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Sensory exploration through creative play for children aged 2-5 yrs. Weekly group sessions 

Sensory play with music has been proven to build self esteem, improve cognitive function, hand eye coordination, social skills, communication, executive function and brain development. 

Join us in the Musikgarten!

Blue card approved ~ 


~ Private Workshops available

~ Monday mornings @ 9am - 11am

~ Limited Group sizes


~ $10 a session

Exploring the Benefits of Sensory Play for Children

Toddlers absolutely delight in exploring their world through their senses. Sensory play - play that stimulates any of a child’s senses - builds cognitive skills and influences how your child learns about their world.


Exploring our everyday world

Squish, squelch, spin, splash, squeeze, bang, run, scoop, shake, drop, smear, toss, spray, and ooze – toddlers absolutely delight in exploring their world through their senses. It sounds (and can be!) messy, so you may often be inclined to cut this type of play short. But in fact, sensory play – play that stimulates any of a child’s senses – has an important role in a child’s health and development. Through it, your child builds cognitive skills and learns about their world.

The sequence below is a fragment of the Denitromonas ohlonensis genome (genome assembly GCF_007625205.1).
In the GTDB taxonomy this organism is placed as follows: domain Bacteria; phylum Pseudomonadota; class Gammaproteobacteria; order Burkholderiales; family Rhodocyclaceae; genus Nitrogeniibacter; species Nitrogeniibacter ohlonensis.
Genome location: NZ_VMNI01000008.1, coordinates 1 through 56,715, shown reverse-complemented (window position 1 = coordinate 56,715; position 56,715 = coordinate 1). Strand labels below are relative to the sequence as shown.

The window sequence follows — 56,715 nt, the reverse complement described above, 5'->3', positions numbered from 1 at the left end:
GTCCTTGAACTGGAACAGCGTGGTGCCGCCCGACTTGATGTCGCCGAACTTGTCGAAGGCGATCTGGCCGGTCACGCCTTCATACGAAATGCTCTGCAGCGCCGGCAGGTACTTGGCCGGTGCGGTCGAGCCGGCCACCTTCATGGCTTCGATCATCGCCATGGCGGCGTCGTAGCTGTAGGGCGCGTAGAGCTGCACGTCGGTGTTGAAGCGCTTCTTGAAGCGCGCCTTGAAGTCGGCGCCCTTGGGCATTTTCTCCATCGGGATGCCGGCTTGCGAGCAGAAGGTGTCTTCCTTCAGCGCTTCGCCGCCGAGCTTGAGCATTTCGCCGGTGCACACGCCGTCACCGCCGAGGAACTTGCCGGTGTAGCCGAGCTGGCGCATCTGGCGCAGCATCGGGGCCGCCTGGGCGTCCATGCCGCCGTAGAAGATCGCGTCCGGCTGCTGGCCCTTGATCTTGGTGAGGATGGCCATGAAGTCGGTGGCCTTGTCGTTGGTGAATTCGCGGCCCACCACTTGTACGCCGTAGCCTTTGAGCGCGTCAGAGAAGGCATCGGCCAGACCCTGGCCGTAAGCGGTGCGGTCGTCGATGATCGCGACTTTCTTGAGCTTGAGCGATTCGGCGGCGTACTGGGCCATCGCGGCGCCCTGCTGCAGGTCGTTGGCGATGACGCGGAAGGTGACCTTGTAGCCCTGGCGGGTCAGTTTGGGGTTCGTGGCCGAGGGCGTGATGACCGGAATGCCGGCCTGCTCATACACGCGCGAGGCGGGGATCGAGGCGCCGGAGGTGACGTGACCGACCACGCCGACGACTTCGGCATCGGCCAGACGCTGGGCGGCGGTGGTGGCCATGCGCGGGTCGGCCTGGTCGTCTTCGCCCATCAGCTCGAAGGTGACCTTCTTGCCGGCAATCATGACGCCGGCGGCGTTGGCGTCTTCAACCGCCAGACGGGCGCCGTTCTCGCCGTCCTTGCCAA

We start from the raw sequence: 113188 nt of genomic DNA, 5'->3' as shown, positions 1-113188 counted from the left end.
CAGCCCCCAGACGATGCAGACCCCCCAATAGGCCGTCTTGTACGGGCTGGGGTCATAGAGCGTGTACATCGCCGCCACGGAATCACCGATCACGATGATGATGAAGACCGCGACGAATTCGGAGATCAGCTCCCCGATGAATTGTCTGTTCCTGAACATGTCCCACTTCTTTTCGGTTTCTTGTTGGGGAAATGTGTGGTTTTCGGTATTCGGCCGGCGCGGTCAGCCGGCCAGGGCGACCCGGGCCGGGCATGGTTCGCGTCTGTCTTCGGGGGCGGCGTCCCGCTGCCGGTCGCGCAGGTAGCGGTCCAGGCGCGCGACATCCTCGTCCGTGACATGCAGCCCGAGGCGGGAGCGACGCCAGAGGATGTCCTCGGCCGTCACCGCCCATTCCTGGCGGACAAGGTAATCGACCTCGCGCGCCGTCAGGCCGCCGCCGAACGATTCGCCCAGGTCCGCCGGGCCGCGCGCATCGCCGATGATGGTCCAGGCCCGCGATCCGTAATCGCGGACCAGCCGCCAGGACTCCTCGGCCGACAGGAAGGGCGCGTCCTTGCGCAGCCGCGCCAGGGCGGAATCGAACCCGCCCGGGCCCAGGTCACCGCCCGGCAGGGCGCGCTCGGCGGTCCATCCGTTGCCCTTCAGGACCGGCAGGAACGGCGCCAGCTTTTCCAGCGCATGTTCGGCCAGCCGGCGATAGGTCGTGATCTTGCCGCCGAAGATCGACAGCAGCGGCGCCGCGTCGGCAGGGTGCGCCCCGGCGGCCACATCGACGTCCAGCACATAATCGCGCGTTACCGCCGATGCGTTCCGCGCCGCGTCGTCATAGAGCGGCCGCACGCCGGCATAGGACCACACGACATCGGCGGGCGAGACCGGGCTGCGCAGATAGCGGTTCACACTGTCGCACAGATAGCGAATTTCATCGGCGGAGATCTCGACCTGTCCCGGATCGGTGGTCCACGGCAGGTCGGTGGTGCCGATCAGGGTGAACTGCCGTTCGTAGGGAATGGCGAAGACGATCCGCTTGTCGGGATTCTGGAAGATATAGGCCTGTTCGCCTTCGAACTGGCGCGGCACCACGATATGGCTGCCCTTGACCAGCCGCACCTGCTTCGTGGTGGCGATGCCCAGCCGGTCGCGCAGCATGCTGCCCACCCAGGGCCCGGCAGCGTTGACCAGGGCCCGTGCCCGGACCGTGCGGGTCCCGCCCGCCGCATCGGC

What is Sensory Play?

In essence, sensory play includes play that engages any of your child’s senses. This includes touch, smell, sight, sound and taste. But it also covers movement, balance, and spatial awareness. When a child is born, their senses aren’t fully developed. They only mature over time as babies, toddlers, and preschoolers explore the sensory world around them. Each new experience they have with a different sense builds nerve connections that grow the architecture of their brain.

Benefits of Sensory Play for Babies

Babies learn and develop new connections in their brain through play. Sensory play also helps babies to learn more about the world around them and supports language development as they learn to respond to different stimuli. Babies can enjoy simple sensory play such as touching different objects and surfaces and hearing how different materials create varied sounds.

Benefits of Sensory Play for Toddlers

Toddlers are usually developing their thinking abilities and will start trying to do things for themselves. They are learning about concepts, like time and opposites, so activities that compare light and dark, and sorting colours, will encourage toddlers in their exploration.

Benefits of Sensory Play for Preschoolers

Preschoolers will often be exploring more independently and further developing language. Playing with musical instruments, and creating and building different shapes with various objects and materials, will further encourage these developments. 


Overall Benefits of Sensory Play

Sensory play encourages learning through exploration, curiosity, problem solving and creativity. It helps to build nerve connections in the brain and encourages the development of language and motor skills. There are many benefits that may go unnoticed, such as the development of abilities to focus and block out distractions.

Sensory play is an important part of childhood and, within reason, there are really no limits to what you can use in sensory activities. Nature can often be your best friend when it comes to sensory play!